The Plough Inn
William Simpson arrived on the Speke in 1826, having been tried in Nottingham and sentenced to transportation for life. He was assigned to William Ogilvie at Merton.
In 1829 William Simpson married Ellen Partridge at Merton.
He received a Ticket of Leave in 1835 and in 1842 was employed as a Storekeeper at Jerry's Plains. In 1844 he was granted a Hawker's Licence
He was granted a new publican's licence for the Plough Inn in April 1849.
William and Ellen Simpson were accused of stealing the belongings of Henry Jackson in August 1854. Their good characters were vouched for by some of the notable people of the district including Edmond Doyle, Alfred Levien and Thomas Giles and after lengthy proceedings, they were found not guilty. Select here to read about the trial in the Maitland Mercury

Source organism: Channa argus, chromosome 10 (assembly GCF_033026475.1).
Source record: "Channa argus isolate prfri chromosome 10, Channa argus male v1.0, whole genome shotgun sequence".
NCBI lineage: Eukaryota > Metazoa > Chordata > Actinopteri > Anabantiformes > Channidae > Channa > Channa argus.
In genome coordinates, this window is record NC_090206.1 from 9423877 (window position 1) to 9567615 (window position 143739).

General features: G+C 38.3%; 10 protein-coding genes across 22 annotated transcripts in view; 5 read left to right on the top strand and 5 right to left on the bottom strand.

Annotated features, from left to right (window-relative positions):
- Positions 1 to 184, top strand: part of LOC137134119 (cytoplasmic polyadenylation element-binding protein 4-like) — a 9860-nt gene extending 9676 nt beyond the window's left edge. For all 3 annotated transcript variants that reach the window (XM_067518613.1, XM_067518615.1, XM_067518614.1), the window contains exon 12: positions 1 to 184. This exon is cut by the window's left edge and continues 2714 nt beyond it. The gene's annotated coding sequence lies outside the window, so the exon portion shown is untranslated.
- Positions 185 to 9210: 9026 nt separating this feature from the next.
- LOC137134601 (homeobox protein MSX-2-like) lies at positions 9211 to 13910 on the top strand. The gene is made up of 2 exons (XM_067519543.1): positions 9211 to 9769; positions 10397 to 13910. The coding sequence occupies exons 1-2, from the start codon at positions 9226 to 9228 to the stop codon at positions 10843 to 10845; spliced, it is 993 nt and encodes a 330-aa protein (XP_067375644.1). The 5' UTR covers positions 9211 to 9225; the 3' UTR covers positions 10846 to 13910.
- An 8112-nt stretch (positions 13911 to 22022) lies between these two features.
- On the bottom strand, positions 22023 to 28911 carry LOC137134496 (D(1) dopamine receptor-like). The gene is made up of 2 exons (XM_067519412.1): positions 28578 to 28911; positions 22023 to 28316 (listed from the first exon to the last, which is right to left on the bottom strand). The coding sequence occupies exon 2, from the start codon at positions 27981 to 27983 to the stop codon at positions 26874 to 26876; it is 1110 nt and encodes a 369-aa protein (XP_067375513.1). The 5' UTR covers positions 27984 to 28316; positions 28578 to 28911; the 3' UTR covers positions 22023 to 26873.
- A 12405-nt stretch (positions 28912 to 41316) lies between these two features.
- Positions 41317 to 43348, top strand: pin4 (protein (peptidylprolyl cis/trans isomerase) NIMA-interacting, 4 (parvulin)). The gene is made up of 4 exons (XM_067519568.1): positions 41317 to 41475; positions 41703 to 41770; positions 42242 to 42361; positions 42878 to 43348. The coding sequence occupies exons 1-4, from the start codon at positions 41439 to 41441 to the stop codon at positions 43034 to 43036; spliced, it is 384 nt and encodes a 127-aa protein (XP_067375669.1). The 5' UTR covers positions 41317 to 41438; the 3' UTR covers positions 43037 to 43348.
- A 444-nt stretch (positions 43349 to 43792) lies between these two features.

Ellen became ill two months after the trial ended and after eight weeks illness, she passed away on 19 December 1854 aged 47. William lived on for another four years. He died suddenly on the 22nd of January 1858 leaving a family of eight children. He was 51 years old.
John SaundersJohn Saunders was granted a publican's licence in 1859 and 1860. The Inn was advertised for lease in February 1861. There was no application for publican's licence in April 1861 and John Saunders was calling for debts to be paid in June